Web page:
As we enter the age of the 'Information Highway', it seems fitting that the eclipse bulletins should be served electronically. Thanks to the initiative and expertise of Dr. Joe Gurman (GSFC/Solar Physics Branch), the first four eclipse bulletins are all available over the Internet. Formats include a BinHex-encoded version of the original MS Word file + PICT + GIF scanned GNC maps, as well as a hypertext version. They can be read or downloaded via the World-Wide Web server with a Mosaic or Netscape client from Goddard's Solar Data Analysis Center (SDAC) home page: Most of the files are also available via anonymous ftp. In addition, path data for all central eclipses through the year 2000 are available via, where the string year-month-day is replaced with the date of interest (e.g. - 1999-august-11). For more details, please see pages 17 and 18. Naturally, all future eclipse bulletins will also be available via Internet.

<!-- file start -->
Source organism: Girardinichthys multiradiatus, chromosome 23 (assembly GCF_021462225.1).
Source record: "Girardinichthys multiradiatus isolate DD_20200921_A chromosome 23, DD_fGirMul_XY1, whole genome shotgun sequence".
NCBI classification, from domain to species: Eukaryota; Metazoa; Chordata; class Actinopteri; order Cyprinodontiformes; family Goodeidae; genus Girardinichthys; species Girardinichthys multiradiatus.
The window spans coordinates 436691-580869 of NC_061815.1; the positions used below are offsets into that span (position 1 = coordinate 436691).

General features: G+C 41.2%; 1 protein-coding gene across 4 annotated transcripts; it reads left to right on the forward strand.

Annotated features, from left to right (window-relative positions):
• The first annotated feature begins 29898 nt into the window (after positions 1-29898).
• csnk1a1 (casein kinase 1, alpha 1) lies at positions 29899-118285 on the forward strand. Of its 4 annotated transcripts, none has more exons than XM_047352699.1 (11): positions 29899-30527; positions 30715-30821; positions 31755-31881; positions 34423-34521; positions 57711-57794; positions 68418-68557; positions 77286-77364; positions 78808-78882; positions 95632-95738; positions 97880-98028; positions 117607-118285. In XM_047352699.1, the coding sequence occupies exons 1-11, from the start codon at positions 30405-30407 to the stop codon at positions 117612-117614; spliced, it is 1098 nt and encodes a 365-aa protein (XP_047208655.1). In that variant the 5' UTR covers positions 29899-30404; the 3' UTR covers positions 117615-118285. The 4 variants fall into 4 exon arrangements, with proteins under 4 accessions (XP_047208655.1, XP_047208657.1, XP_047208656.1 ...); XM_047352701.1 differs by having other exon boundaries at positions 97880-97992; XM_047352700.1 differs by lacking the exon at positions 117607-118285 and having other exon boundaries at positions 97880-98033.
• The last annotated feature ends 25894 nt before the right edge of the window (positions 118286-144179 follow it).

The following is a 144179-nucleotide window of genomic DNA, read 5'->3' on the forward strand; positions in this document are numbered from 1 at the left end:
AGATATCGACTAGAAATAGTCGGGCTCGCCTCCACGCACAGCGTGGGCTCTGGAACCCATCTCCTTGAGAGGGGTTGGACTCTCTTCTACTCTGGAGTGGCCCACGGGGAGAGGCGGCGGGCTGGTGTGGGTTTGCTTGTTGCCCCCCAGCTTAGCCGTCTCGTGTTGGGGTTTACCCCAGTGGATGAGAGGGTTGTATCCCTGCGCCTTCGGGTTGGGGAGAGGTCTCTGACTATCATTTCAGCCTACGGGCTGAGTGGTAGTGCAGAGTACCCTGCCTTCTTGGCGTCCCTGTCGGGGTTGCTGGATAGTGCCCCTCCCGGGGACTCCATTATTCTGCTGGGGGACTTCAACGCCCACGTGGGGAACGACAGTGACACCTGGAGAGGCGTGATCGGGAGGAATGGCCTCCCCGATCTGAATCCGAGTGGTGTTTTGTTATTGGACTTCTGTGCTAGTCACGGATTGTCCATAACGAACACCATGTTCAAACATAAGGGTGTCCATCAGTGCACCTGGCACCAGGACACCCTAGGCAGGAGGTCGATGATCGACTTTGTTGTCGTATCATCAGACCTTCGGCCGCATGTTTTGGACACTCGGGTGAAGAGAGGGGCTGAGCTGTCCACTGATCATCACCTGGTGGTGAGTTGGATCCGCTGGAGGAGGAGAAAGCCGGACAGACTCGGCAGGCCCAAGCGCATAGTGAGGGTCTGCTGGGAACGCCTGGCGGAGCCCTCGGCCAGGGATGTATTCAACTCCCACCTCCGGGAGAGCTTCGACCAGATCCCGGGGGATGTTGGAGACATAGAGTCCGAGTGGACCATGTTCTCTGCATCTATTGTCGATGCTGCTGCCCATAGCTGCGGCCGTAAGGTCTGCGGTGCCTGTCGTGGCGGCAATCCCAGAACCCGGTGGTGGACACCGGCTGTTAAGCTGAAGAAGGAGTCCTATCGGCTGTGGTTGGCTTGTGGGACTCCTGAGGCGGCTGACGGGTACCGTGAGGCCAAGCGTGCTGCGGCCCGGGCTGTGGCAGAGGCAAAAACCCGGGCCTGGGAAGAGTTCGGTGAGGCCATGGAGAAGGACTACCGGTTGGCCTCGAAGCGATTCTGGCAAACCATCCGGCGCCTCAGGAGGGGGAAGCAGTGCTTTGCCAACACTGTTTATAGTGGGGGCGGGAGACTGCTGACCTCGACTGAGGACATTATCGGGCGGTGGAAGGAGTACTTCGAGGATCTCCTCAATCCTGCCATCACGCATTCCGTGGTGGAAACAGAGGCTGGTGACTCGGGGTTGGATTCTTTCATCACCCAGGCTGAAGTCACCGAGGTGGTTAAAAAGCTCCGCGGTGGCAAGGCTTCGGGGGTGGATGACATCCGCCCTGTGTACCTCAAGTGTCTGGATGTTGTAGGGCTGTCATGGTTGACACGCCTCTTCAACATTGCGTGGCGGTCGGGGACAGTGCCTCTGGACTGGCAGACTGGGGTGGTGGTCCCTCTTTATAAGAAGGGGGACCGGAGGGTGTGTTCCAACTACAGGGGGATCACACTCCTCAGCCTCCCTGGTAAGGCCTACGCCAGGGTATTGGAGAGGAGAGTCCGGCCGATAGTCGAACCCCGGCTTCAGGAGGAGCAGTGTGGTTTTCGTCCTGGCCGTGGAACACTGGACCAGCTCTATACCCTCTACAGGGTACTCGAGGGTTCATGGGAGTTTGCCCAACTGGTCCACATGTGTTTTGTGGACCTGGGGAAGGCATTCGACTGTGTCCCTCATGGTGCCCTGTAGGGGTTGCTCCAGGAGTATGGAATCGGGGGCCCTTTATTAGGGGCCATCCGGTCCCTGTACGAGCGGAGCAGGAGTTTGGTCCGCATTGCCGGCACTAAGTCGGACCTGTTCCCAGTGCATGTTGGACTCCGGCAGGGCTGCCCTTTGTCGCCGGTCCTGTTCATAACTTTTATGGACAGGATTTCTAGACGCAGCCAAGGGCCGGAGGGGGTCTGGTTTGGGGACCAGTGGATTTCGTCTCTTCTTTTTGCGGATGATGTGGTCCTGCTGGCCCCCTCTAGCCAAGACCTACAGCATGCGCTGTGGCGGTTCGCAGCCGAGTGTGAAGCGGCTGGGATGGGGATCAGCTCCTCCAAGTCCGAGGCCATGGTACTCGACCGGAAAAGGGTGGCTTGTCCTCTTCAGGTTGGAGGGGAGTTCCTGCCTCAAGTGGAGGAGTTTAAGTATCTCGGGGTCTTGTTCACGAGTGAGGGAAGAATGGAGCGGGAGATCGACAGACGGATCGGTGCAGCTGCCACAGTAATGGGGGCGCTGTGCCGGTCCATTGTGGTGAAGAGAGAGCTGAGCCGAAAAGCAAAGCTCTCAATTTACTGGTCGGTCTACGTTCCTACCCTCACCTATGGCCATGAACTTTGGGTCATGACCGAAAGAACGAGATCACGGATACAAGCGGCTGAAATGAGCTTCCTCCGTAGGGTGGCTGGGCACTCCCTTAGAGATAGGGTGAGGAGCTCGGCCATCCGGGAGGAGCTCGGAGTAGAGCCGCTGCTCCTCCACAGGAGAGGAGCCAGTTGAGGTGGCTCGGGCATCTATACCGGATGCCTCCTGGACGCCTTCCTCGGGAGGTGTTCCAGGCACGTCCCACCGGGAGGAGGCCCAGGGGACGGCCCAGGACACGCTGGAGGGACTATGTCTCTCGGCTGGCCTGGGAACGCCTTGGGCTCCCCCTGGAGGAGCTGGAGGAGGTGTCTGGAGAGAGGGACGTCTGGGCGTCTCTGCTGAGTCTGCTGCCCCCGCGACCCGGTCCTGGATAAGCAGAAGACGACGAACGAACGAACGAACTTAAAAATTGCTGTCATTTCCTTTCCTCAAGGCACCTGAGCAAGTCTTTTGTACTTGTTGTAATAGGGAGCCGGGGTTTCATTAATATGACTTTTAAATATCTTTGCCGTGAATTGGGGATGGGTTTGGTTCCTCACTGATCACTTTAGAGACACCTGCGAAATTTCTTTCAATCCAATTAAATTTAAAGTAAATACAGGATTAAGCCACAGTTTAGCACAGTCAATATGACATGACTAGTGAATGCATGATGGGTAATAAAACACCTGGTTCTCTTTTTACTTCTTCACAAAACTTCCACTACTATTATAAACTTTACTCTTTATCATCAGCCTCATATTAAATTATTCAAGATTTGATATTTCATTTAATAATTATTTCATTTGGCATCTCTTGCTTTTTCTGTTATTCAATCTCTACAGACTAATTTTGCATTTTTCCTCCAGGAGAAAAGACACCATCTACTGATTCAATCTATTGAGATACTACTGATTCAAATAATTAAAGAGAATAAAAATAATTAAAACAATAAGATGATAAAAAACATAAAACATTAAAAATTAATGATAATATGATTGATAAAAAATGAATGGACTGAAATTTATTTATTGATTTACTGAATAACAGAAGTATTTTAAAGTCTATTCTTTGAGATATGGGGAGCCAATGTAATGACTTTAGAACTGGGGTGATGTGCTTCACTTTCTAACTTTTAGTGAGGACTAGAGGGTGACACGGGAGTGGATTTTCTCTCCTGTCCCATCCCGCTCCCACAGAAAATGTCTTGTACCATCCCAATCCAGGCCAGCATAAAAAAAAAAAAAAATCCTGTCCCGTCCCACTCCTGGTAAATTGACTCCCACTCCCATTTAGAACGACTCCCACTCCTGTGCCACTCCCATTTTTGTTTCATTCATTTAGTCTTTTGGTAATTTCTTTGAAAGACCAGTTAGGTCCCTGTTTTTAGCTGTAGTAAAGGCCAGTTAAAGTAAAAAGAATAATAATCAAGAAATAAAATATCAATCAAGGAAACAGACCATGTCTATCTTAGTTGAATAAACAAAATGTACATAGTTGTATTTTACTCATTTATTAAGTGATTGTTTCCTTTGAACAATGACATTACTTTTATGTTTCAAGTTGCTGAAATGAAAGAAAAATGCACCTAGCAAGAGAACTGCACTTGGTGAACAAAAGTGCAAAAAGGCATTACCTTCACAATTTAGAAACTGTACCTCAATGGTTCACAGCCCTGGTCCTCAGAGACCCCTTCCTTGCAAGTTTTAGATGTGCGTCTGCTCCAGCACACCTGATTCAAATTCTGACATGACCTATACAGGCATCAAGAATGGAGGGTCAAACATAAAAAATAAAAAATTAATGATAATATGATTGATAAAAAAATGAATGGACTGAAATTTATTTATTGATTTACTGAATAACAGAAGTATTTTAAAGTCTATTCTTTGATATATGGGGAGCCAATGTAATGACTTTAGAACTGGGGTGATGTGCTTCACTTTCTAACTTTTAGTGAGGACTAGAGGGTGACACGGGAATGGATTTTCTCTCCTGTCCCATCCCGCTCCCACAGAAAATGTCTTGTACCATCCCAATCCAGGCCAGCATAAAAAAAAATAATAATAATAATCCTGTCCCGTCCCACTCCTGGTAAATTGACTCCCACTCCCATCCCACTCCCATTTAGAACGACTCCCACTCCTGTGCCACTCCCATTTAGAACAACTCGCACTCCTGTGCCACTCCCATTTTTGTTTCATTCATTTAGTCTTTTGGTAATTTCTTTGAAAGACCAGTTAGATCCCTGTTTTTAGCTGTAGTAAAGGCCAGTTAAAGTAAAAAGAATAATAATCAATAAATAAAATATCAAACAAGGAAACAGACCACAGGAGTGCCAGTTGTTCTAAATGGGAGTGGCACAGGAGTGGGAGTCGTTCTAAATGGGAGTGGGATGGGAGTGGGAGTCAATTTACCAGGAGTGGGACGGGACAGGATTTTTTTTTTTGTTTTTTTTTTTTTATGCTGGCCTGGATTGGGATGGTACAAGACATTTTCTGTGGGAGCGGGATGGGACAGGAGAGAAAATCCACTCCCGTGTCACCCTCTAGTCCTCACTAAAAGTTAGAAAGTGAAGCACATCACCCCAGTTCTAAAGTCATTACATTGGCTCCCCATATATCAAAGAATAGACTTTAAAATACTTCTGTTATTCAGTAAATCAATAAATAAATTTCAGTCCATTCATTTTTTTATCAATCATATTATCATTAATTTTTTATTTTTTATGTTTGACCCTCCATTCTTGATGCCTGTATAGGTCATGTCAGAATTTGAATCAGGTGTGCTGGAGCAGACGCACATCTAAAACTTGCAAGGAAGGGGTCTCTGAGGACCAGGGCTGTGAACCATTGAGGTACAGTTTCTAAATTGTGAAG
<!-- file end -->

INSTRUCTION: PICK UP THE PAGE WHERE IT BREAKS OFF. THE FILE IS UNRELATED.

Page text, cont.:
Since the eclipse bulletins are of a limited and finite size, they cannot include everything needed by every single scientific investigation. For instance, some investigators may require exact contact times which include lunar limb effects or for a specific observing site not listed in the bulletin. Other investigations may need customized predictions for an aerial rendezvous or from the path limits for grazing eclipse experiments. F. Espenak would like to assist such investigations by offering to calculate additional predictions for any professionals or large groups of amateurs. Please contact Espenak with complete details and eclipse prediction requirements.